The hardest part of writing is just getting myself to sit down and write, damn it! *grin* Seriously. Once I’m writing, the hardest part is to work in the emotions of the characters without those emotions sounding stilted or fake or over the top. I also have to work very hard at the dialogue, since it has to sound real, and yet it can’t actually BE real, since if you listen to most conversations, they’re long and boring with lots of unnecessary wordage. The easiest part of the writing for me is probably the world itself. I can sink myself into the character and their situation enough that the descriptions take little effort, yet still get across the effect of having the reader there, living that particular scene.

14) This isn't your first book; tell us a little bit about what else is out there?

I have three books out and available in stores at the moment, all in both hardcover and paperback. They comprise the Throne of Amenkor series which consists of, in order, The Skewed Throne, The Cracked Throne, and The Vacant Throne. The new novel, Well of Sorrows, which starts a new trilogy, will be released sometime in late 2009, although I don’t have a set release date yet.

15) What is the purpose of fantasy/science fiction, if any?

I think the purpose of fantasy and science fiction is to keep our imaginations alive. In order to keep advancing scientifically, you have to be able to dream and the SF and F field allows writers and readers alike to dream big, to dream the impossible. Some may think this only applies to science fiction, but I think it’s true for fantasy as well, since both ask the reader to open their minds and consider other possibilities, other alternatives, even those that might not initially make sense, and that ability is necessary to keep ourselves from falling into the same rut.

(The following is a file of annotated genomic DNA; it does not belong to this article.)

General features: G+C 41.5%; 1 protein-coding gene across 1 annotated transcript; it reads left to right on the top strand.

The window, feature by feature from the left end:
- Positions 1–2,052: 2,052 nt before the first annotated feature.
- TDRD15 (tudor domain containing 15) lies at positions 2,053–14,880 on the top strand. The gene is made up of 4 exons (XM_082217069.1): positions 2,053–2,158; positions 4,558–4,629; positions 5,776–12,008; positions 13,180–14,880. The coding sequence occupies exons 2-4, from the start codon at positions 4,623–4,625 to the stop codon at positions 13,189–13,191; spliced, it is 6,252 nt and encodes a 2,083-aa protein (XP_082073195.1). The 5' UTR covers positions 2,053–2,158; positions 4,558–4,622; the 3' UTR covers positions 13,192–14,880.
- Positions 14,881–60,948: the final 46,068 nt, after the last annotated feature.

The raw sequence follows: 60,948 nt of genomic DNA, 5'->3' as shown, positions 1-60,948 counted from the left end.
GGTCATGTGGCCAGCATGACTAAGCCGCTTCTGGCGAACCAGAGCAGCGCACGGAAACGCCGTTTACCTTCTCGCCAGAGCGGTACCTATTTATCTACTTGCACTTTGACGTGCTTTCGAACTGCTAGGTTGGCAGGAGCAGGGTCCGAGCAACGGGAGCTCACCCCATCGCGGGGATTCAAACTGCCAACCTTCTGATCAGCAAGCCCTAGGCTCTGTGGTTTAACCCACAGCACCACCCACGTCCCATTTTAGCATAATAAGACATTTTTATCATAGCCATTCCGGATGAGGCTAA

To summarize, GO FORTH AND BUY THE VACANT THRONE! *grin* The entire “Throne of Amenkor” trilogy is now complete in paperback, so go check it out and see if it’s something you might like. It’s full of assassins and thieves, murder and mayhem, cats and dogs living together . . . er, well you get the picture. There’s blue people and magic and insane furniture. But most of all it’s a series of rousing stories in a world full of danger where everyone is simply trying to survive, some at the expense of others. Here are the links for for all three books:

The Skewed Throne:

The Cracked Throne:

The Vacant Throne:

For excerpts from Chapter One from each book, and other information about the series, check out my website at and for entertaining tidbits about the author and his life, check out his blog at

Simon Haynes is the author of the Hal Spacejock and Hal Junior series (Amazon / Smashwords / other formats)